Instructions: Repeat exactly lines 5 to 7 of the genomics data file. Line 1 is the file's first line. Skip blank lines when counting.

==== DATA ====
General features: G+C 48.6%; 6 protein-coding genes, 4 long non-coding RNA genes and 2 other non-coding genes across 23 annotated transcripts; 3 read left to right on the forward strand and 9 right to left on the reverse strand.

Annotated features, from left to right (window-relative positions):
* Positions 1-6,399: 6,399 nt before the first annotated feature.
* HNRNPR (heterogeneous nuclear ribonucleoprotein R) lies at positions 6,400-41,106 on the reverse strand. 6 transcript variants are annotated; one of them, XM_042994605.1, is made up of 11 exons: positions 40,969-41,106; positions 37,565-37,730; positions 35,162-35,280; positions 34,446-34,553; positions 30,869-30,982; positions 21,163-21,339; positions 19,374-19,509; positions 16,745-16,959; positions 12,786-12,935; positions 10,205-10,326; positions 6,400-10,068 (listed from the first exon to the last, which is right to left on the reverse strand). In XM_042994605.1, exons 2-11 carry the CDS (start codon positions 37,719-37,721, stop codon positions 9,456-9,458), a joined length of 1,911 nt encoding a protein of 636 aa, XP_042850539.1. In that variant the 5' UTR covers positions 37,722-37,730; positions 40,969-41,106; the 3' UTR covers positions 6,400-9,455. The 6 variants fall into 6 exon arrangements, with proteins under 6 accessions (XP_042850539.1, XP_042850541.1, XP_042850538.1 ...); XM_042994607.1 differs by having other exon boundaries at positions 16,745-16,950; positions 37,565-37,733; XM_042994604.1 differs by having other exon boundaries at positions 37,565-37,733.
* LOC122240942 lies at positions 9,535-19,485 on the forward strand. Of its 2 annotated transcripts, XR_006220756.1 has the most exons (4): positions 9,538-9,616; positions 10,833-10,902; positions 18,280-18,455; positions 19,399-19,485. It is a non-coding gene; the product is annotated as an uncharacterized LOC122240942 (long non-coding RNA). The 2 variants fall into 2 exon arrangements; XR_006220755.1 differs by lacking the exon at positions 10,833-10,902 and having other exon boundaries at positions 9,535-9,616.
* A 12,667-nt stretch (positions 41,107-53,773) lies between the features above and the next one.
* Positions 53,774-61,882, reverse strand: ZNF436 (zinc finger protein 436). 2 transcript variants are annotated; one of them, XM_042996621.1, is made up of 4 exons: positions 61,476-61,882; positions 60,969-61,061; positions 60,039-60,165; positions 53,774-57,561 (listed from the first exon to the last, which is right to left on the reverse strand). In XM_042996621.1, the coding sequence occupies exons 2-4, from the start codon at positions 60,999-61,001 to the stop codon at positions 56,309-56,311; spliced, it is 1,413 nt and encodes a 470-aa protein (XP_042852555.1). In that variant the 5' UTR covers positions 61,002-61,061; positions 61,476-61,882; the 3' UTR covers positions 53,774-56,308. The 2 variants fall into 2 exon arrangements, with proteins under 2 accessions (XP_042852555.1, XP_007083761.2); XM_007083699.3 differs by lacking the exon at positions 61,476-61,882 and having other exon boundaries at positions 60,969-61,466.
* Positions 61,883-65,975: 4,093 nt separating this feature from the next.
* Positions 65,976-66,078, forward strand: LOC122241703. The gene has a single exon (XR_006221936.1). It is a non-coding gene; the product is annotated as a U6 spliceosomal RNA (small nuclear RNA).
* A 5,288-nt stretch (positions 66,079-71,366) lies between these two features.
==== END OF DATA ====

* LOC122240942 lies at positions 9,535-19,485 on the forward strand. Of its 2 annotated transcripts, XR_006220756.1 has the most exons (4): positions 9,538-9,616; positions 10,833-10,902; positions 18,280-18,455; positions 19,399-19,485. It is a non-coding gene; the product is annotated as an uncharacterized LOC122240942 (long non-coding RNA). The 2 variants fall into 2 exon arrangements; XR_006220755.1 differs by lacking the exon at positions 10,833-10,902 and having other exon boundaries at positions 9,535-9,616.
* A 12,667-nt stretch (positions 41,107-53,773) lies between the features above and the next one.
* Positions 53,774-61,882, reverse strand: ZNF436 (zinc finger protein 436). 2 transcript variants are annotated; one of them, XM_042996621.1, is made up of 4 exons: positions 61,476-61,882; positions 60,969-61,061; positions 60,039-60,165; positions 53,774-57,561 (listed from the first exon to the last, which is right to left on the reverse strand). In XM_042996621.1, the coding sequence occupies exons 2-4, from the start codon at positions 60,999-61,001 to the stop codon at positions 56,309-56,311; spliced, it is 1,413 nt and encodes a 470-aa protein (XP_042852555.1). In that variant the 5' UTR covers positions 61,002-61,061; positions 61,476-61,882; the 3' UTR covers positions 53,774-56,308. The 2 variants fall into 2 exon arrangements, with proteins under 2 accessions (XP_042852555.1, XP_007083761.2); XM_007083699.3 differs by lacking the exon at positions 61,476-61,882 and having other exon boundaries at positions 60,969-61,466.